The state of Andhra Pradesh is meteorologically divided into two parts, first is Andhra Pradesh region and the second is Rayalaseema.
The AP region has a long coastline and can be bifurcated as North Coastal AP and South Coast AP.
Talking about this Monsoon, June was deficient for most parts of Andhra Pradesh and Rayalaseema with the deficiency in excess of 30% for both the region.
Coastal Andhra Pradesh, however, managed to receive some rains in July because of which the deficiency was reduced to 10%, as per rainfall data between June 1 and July 31. However, Rayalaseema continued to experience deficit rains in July as well. Although, a marginal improvement was seen but it did not make any much difference to the deficiency and it was still high with 28% (rain data from June 1 to July 31)
This season, the second half of Monsoon has been better than the first half for both Andhra Pradesh and Rayalaseema.
In August, due to some good rains, the deficiency had significantly dropped down to only 3% in Andhra Pradesh.
Likewise, some significant showers helped Rayalaseema to come under normal deficiency category with 16%. (rainfall data between June 1 and July 31) (+/19 is normal).
The first half of September was fairly okay for Andhra Pradesh with the region being a rain surplus by 2%, while it was a little poorer for Rayalaseema as the region was rain deficient by 19%.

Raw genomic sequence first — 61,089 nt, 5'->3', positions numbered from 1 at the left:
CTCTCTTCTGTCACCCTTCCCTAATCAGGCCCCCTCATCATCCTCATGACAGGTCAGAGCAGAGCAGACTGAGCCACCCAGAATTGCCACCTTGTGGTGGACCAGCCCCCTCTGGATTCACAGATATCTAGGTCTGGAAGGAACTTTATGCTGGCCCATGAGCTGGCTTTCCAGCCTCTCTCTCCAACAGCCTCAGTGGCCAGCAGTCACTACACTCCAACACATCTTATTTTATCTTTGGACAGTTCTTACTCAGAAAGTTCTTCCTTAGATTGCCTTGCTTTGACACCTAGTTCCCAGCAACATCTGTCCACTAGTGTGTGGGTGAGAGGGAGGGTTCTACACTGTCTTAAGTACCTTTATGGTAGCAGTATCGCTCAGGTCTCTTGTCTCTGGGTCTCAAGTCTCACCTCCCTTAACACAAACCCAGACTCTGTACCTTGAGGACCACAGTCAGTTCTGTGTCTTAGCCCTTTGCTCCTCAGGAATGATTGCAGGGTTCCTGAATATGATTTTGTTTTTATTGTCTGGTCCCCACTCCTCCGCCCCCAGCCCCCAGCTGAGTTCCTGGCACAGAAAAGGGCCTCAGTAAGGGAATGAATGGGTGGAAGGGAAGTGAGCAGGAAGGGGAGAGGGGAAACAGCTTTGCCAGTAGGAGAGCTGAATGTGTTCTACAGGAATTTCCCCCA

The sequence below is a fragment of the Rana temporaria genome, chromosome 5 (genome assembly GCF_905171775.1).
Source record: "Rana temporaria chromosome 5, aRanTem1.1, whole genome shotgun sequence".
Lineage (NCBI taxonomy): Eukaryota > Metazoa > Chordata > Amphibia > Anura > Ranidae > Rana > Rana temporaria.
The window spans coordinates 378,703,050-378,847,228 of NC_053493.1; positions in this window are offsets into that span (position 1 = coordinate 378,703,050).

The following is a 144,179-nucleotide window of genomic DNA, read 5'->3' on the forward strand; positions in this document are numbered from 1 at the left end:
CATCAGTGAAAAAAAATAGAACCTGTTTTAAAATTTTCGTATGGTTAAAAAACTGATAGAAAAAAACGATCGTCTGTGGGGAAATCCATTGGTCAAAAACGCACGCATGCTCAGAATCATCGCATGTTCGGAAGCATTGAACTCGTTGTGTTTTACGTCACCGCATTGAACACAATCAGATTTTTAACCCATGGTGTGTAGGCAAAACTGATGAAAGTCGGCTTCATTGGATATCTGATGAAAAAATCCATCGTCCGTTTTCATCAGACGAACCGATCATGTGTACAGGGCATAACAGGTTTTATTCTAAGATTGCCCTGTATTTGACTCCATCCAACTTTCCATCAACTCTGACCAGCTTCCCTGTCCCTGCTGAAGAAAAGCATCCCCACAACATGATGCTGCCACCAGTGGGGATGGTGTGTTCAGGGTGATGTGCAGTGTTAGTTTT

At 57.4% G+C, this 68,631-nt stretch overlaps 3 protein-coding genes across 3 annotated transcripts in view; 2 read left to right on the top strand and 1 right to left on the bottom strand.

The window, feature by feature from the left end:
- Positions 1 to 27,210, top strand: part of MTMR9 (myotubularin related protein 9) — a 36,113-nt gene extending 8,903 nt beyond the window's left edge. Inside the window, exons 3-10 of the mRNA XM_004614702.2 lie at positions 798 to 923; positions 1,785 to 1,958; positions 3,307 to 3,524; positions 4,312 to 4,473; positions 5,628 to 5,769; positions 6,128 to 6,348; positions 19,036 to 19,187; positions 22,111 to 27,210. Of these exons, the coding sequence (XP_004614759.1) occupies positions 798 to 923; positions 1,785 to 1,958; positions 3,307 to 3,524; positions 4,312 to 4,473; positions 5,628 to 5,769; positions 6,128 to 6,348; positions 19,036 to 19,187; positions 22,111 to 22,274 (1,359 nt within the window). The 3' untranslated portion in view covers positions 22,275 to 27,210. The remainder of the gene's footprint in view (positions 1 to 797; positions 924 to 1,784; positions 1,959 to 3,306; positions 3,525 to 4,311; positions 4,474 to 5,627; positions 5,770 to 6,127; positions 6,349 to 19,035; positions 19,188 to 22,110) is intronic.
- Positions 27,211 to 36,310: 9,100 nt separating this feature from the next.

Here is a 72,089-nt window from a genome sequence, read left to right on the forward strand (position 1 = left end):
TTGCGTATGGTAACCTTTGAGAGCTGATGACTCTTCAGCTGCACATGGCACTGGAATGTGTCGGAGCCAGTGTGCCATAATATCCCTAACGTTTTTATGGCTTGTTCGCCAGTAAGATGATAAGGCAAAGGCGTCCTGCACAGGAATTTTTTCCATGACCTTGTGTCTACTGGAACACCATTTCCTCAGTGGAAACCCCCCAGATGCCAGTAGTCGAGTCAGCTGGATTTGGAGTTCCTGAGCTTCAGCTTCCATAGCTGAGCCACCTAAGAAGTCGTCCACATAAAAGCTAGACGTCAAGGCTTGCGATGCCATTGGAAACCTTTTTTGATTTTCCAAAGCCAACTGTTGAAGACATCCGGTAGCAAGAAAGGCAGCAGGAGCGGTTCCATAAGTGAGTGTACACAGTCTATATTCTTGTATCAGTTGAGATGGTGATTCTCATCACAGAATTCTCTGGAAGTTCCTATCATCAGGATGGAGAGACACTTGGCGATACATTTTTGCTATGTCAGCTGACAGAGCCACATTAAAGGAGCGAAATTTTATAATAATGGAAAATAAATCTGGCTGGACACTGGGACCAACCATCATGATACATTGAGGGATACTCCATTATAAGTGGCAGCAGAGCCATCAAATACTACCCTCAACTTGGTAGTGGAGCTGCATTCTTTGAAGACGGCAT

Out of all the four months, September is considered as the rainiest month for Rayalaseema. The average rainfall for July, August, September is 94 mm, 103 mm and 133 mm respectively.
In case of the Andhra Pradesh region, the average rain for all three months i.e July, August and September is almost same, around 160 mm.
Although Monsoon makes a complete exit by September 30, rains continue to make an appearance. The reason being different weather systems that keep on triggering rains.
Rainfall activities are likely throughout the week over both the region. During the first half of the week, rains would be more over Rayalaseema and South Coastal Andhra Pradesh as compared to North Coastal AP.
The reason can be attributed to the Cyclonic Circulation over North Tamil Nadu and adjoining region along with the East-West shear zone extending up to the region. Moreover, a Low-Pressure Area is over Madhya Pradesh and adjoining region and from this system, a Trough is extending up to Vidarbha and further towards Telangana, thus following a North-South orientation.
During the second half of week, the situation would be vice versa, wherein more rains are likely over North Coastal AP as compared to South Coastal AP and Rayalaseema. This is because a fresh system is expected to pop up in Northwest Bay of Bengal off North Coastal Odisha.
The Monsoon showers would not be heavy as such, but widespread and moderate in intensity. We expect the upcoming rains would restrict a further rise in the rain deficiency of Rayalaseema, while an improvement in the rain surplus of AP region is likely.
Image Credits –The Hindu Business Line
Any information taken from here should be credited to Skymet Weather